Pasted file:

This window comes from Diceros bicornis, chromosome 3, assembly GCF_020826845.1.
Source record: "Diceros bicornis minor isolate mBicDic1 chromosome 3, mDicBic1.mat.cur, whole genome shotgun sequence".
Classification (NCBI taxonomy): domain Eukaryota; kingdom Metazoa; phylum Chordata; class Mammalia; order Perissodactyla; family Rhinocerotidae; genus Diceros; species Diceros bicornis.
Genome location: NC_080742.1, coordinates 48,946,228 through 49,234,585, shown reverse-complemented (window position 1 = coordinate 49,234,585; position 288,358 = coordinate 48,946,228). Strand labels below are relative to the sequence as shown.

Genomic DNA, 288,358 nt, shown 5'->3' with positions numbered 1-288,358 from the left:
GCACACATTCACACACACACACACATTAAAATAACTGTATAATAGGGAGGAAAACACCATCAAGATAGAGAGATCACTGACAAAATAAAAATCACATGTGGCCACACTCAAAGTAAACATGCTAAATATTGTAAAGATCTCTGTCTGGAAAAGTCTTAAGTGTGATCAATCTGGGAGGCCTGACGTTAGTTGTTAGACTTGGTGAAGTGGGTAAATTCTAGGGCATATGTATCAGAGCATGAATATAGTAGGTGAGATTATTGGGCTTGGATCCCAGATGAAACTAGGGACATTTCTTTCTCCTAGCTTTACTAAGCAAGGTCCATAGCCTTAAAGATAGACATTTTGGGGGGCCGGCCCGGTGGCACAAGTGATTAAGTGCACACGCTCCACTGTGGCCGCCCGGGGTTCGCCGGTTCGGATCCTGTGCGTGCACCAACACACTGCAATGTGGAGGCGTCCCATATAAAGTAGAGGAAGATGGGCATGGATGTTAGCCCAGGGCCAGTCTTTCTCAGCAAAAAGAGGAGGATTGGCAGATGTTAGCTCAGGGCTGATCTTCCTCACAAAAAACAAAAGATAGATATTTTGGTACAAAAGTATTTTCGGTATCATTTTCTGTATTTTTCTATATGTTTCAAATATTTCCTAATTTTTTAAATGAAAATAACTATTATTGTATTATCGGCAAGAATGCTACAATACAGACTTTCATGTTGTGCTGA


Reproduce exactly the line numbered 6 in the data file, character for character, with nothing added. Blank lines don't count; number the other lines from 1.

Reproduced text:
GCACACATTCACACACACACACACATTAAAATAACTGTATAATAGGGAGGAAAACACCATCAAGATAGAGAGATCACTGACAAAATAAAAATCACATGTGGCCACACTCAAAGTAAACATGCTAAATATTGTAAAGATCTCTGTCTGGAAAAGTCTTAAGTGTGATCAATCTGGGAGGCCTGACGTTAGTTGTTAGACTTGGTGAAGTGGGTAAATTCTAGGGCATATGTATCAGAGCATGAATATAGTAGGTGAGATTATTGGGCTTGGATCCCAGATGAAACTAGGGACATTTCTTTCTCCTAGCTTTACTAAGCAAGGTCCATAGCCTTAAAGATAGACATTTTGGGGGGCCGGCCCGGTGGCACAAGTGATTAAGTGCACACGCTCCACTGTGGCCGCCCGGGGTTCGCCGGTTCGGATCCTGTGCGTGCACCAACACACTGCAATGTGGAGGCGTCCCATATAAAGTAGAGGAAGATGGGCATGGATGTTAGCCCAGGGCCAGTCTTTCTCAGCAAAAAGAGGAGGATTGGCAGATGTTAGCTCAGGGCTGATCTTCCTCACAAAAAACAAAAGATAGATATTTTGGTACAAAAGTATTTTCGGTATCATTTTCTGTATTTTTCTATATGTTTCAAATATTTCCTAATTTTTTAAATGAAAATAACTATTATTGTATTATCGGCAAGAATGCTACAATACAGACTTTCATGTTGTGCTGA